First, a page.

Recipe for better fuel mileage to be presented at research review
Wouldn't it be nice to be able to mix water with gasoline to save some money at the pump-and benefit the environment too?
That idea may not be as far-fetched as it sounds, although it will involve more than just adding water from a garden hose. Gasoline engines cannot burn water, of course, and that’s why they stall when water gets into a gas tank. Under normal conditions, the two liquids don't mix.
But research in the JMU Alternative Fuel Vehicles lab is looking at a way to emulsify water with gasoline so that engines can still burn it. The project is one of several that will be presented at the annual Valley 25 x '25 Research Review on Wednesday, Oct. 24. The event is free and open to the public and will take place from noon to 5 p.m. in Room 259 of the ISAT/CS building on the JMU campus east of Interstate 81. Visitor parking will be available. For parking information contact Ben Delp (email@example.com).
Valley 25x'25 is based at JMU and promotes using a diverse energy portfolio to achieve 25 percent renewable energy in the Shenandoah Valley before 2025. Other projects to be presented include an investigation of ways to harvest algae for biofuel production, biodiesel gas chromatography and using poultry litter as fuel. A full schedule is available at http://www.jmu.edu/research/wm_library/v25researchreview2012.pdf.
In theory, a gasoline-water mixture, or emulsion, would improve fuel mileage while also reducing harmful exhaust emissions.
So far, Joe Crosbie, a senior honors student majoring in integrated science and technology, has only done tests emulsifying water with diesel fuel and running it through a tractor-trailer engine. The results from tests he performed in Pennsylvania this summer were mixed. Poisonous emission levels, such as carbon monoxide and particulate matter, reduced by 50 percent, but fuel economy went down about 2 percent.
Crosbie is running the tests again at JMU using a gasoline-powered Harley Davidson motorcycle. The motorcycle is situated on a dynamometer, a machine that enables Crosbie to run the motorcycle in place in the lab. The motorcycle is hooked to an emulsion combustion unit that emulsifies a small amount of water with gasoline.
The creator of the ECU, Eric Cottell, and the manager of a Shenandoah County company that manufactures the ECU, Wesley G. Pence, received a $100,000 award for the device during an international competition in September, beating out 60 other projects from 16 countries. Both men are working with Crosbie and supporting his research.
Dr. Chris Bachmann, associate professor of integrated science and technology, said one of the theories behind getting better fuel mileage with an emulsified blend is that the water will be converted to steam by heat in the engine that is normally wasted. Engines send that heat out through the cooling system, but if it could be turned into steam it would help push the pistons, ultimately getting that energy to drive the wheels. Bachmann said Crosbie will test a wide range of water/fuel ratios to see if there is a "sweet spot" that reduces emissions and saves fuel.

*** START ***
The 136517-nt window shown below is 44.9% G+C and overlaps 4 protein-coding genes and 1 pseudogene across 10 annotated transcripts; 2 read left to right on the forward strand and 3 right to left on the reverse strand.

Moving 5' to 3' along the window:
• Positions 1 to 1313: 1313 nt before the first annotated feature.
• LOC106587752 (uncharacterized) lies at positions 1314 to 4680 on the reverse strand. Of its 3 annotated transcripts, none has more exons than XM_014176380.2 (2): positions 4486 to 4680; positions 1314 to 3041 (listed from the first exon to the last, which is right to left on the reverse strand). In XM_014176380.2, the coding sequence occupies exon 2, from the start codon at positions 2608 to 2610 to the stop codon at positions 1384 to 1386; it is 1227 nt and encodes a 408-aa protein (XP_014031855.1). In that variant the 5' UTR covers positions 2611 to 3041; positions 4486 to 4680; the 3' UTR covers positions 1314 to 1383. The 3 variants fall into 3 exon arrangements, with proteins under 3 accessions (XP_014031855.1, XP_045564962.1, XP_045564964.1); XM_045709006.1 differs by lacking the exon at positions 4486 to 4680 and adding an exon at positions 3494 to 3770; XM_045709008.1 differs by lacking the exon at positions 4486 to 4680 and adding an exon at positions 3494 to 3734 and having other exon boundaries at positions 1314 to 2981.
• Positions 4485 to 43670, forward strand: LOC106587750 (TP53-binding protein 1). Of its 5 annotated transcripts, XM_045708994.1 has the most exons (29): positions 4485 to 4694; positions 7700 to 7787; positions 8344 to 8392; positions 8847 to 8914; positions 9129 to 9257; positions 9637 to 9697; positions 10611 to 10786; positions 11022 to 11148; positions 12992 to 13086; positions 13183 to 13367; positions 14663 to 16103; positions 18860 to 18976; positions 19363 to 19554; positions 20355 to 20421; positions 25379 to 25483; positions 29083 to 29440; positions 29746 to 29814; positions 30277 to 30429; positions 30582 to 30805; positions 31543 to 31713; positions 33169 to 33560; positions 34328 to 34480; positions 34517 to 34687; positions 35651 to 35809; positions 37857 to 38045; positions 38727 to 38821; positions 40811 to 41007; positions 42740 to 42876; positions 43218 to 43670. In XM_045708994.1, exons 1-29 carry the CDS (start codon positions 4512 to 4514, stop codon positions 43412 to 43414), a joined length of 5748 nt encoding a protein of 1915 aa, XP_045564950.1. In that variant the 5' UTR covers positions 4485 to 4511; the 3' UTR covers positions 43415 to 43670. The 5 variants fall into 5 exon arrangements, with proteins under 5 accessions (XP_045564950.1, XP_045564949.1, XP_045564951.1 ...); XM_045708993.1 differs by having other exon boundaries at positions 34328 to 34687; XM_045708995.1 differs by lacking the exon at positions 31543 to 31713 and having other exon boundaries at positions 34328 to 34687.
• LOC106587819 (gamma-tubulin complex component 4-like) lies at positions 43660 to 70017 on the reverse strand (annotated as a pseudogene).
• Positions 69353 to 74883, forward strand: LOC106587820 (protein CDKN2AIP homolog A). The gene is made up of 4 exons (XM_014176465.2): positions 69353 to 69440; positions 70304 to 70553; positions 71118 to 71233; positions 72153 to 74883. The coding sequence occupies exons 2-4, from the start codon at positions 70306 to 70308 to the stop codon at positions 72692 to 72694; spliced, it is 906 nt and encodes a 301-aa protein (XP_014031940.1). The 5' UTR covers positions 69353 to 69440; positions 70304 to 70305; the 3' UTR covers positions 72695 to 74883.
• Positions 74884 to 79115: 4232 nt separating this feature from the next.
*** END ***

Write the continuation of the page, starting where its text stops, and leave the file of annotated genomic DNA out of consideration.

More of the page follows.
In addition to the support from Cottell, president of Nonox, LTD., and Pence, manager of research and development for Wholesome Energy of Edinburg, Valley 25 x '25 funded Crosbie's summer internship to work on the project.
A Better Way to Harvest Algae
Also presenting at the symposium will be Caleb Talbot, another senior ISAT major, and Premal Patel, a senior at Harrisonburg High School, who are researching ways to harvest algae that can be used to make biodiesel.
Among the benefits of getting oil from algae is that the plant reproduces rapidly and can be grown in the ocean where it does not compete for farmland used to grow food for people and animals. One of the hurdles to making algae biodiesel practical is finding ways to harvest it that require less energy than it will produce.
Talbot said he has researched eight to 10 different harvesting methods and is focusing on two for his senior project. One involves electrolysis, where he runs electric current through a container of saltwater and algae. The electrolysis causes the water's hydrogen and oxygen molecules to separate, with hydrogen gas bubbling to the surface. Since hydrogen atoms have a positive charge, they attract the negatively charged algae, which cling to the hydrogen and ride to the top. The algae that rises to the top can then be skimmed out and put in beakers to dry. Once it is dry, oil can be removed by pressing the algae or mixing it with solvents.
Talbot also wants to see if the oil can be extracted by mixing algae and solvents in the Nonox ECU.As for the promise of algae biodiesel some day easing the dependence on petroleum diesel, Talbot is excited. "The earth gets hit with an amazing amount of the sun's energy, but the earth's surface is two-thirds water. When you look at the size of the potential zones for growth, they're almost continental. The potential is there for some huge-scale production. The technology is not there yet, but the potential is huge," he said.
Published: Thursday, October 18, 2012
Last Updated: Wednesday, March 2, 2016